"We wanted people to actually get the book if they saw me at a reading," he said.
In addition, the younger Brand said, he and his editor realized that readers often wanted a physical copy of the book, in some form, to hold onto.
The handmade, paper copies are intended for collectors, according to the website of the younger Mark's publisher, Chicago Center for Literature and Photography.
The younger Mark said sales of the book were good. The first run of the USB devices was nearly gone; 50 were printed about two months ago, of which ten or so were left.
He said there had been more than 100 downloads of his book. Though this figure might be understated, the younger Mark said, because a single downloaded copy might be shared many times over due to the nature of the medium.
He did not say how many people voluntary chose to pay for their downloaded copies. But he did say that each copy of the book, across all different formats, brought in, on average, approximately $10.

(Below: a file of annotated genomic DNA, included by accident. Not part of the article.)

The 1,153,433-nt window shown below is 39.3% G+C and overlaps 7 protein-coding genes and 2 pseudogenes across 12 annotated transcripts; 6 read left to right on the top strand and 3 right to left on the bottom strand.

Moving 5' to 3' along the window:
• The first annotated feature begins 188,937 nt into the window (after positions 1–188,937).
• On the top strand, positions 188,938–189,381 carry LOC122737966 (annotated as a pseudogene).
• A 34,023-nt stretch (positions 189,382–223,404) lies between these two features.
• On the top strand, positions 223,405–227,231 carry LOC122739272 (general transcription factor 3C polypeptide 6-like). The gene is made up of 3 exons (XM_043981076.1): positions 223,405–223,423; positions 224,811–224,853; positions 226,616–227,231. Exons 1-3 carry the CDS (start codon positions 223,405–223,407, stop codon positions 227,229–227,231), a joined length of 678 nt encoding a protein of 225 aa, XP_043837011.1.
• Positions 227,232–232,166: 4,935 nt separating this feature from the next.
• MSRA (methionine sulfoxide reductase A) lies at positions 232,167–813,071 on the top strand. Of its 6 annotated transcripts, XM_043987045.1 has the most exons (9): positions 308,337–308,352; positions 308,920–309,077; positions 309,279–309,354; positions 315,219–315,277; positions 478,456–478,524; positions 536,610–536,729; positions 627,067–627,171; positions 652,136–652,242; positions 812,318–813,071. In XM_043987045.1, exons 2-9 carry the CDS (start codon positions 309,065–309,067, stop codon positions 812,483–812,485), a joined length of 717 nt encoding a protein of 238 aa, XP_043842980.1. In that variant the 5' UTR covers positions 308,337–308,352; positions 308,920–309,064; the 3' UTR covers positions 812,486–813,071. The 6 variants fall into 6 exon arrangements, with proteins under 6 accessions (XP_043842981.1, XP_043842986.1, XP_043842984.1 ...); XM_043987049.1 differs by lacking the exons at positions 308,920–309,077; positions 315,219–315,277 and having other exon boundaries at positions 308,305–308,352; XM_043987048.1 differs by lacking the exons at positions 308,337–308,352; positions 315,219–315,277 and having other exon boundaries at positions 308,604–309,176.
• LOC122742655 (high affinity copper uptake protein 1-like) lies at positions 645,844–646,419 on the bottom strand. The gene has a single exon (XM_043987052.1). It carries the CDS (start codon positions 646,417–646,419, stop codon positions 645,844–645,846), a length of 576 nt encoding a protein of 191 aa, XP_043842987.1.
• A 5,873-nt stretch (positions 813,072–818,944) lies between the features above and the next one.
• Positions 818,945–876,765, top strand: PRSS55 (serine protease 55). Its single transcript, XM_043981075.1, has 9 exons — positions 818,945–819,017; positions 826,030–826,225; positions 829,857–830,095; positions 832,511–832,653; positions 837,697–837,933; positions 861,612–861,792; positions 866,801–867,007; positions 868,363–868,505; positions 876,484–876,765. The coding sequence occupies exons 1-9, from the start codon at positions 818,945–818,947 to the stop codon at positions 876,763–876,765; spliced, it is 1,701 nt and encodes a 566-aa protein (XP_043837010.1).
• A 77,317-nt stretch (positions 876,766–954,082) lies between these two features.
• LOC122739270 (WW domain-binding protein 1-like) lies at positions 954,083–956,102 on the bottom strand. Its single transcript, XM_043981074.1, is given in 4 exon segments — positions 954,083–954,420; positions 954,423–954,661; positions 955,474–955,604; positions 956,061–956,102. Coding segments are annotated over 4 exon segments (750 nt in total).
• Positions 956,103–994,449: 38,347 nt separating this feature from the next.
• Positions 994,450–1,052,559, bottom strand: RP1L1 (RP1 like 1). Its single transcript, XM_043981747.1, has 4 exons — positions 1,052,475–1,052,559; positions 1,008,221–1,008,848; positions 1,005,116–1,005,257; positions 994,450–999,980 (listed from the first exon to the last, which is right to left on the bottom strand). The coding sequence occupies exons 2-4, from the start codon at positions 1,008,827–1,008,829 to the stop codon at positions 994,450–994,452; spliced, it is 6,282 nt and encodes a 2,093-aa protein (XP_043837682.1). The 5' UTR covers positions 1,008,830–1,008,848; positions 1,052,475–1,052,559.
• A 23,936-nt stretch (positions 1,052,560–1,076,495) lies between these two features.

The younger Mark said he felt gratified to have his work highlighted in the ILCS library display.
"I saw the display and there were some really great titles I was proud to be alongside of," he said.
The display was up from near the end of April to near the end of May, according to George DeChant, an ILCS library media specialist. It was created byRichard Corrow, a junior who has a passion for science fiction.
Robin had showed DeChant the USB version of "Life After Sleep," DeChant said. Because he was so impressed and the novella fit the display's theme, it was included.
"People say all the time there will not be librarians in 10 years because there will be no books," DeChant said.
He disagrees. If librarians embrace new technology, they will stay relevant, DeChant said. And to some degree that's what the experiment that is "Life After Sleep" represents.